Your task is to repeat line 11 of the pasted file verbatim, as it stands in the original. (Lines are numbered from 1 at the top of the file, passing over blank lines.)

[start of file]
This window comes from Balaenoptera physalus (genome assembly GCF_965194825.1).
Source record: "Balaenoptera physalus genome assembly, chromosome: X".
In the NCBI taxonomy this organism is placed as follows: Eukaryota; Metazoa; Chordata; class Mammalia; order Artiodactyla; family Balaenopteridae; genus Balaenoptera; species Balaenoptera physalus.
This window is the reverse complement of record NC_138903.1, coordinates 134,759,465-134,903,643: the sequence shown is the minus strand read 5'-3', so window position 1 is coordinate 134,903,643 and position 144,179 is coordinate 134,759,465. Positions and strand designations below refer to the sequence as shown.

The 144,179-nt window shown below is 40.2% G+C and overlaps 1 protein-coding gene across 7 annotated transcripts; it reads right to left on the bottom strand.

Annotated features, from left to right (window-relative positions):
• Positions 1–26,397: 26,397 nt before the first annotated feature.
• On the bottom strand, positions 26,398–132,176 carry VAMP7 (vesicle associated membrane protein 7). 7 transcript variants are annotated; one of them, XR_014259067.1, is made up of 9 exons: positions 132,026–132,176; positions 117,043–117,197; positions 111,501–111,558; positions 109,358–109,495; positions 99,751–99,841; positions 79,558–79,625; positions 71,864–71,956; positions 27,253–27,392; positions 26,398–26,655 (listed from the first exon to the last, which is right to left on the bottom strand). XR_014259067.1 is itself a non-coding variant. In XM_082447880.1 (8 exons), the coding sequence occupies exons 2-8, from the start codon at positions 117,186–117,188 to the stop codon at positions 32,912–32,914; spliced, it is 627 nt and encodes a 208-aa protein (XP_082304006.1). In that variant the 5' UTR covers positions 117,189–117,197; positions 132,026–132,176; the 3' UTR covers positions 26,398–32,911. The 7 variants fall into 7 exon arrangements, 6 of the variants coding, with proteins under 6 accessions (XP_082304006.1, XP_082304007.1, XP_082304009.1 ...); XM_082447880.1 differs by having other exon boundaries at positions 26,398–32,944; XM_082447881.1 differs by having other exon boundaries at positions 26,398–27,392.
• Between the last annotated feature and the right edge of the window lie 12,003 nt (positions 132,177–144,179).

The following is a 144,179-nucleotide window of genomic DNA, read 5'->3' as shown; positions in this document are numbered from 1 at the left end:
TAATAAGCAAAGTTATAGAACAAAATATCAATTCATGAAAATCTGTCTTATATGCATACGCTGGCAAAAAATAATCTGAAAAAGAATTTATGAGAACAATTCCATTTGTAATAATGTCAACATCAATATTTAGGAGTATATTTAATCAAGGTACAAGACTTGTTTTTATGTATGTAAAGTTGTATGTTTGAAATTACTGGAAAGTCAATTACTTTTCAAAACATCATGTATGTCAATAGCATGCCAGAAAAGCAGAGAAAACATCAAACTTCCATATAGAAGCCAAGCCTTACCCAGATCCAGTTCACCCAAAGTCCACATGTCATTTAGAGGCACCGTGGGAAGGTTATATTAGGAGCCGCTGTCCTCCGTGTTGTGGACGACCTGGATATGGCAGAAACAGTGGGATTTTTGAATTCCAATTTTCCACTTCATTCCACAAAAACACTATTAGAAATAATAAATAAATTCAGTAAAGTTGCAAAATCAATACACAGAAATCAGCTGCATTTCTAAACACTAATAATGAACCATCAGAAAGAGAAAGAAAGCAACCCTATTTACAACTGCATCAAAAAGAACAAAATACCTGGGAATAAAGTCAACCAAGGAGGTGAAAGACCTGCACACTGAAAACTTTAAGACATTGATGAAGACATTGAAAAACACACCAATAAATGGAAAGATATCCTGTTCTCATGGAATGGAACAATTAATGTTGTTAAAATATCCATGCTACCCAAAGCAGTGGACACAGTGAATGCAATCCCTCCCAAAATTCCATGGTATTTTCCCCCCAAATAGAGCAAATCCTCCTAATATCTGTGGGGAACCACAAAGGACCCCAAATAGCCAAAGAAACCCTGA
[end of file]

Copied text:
TAATAAGCAAAGTTATAGAACAAAATATCAATTCATGAAAATCTGTCTTATATGCATACGCTGGCAAAAAATAATCTGAAAAAGAATTTATGAGAACAATTCCATTTGTAATAATGTCAACATCAATATTTAGGAGTATATTTAATCAAGGTACAAGACTTGTTTTTATGTATGTAAAGTTGTATGTTTGAAATTACTGGAAAGTCAATTACTTTTCAAAACATCATGTATGTCAATAGCATGCCAGAAAAGCAGAGAAAACATCAAACTTCCATATAGAAGCCAAGCCTTACCCAGATCCAGTTCACCCAAAGTCCACATGTCATTTAGAGGCACCGTGGGAAGGTTATATTAGGAGCCGCTGTCCTCCGTGTTGTGGACGACCTGGATATGGCAGAAACAGTGGGATTTTTGAATTCCAATTTTCCACTTCATTCCACAAAAACACTATTAGAAATAATAAATAAATTCAGTAAAGTTGCAAAATCAATACACAGAAATCAGCTGCATTTCTAAACACTAATAATGAACCATCAGAAAGAGAAAGAAAGCAACCCTATTTACAACTGCATCAAAAAGAACAAAATACCTGGGAATAAAGTCAACCAAGGAGGTGAAAGACCTGCACACTGAAAACTTTAAGACATTGATGAAGACATTGAAAAACACACCAATAAATGGAAAGATATCCTGTTCTCATGGAATGGAACAATTAATGTTGTTAAAATATCCATGCTACCCAAAGCAGTGGACACAGTGAATGCAATCCCTCCCAAAATTCCATGGTATTTTCCCCCCAAATAGAGCAAATCCTCCTAATATCTGTGGGGAACCACAAAGGACCCCAAATAGCCAAAGAAACCCTGA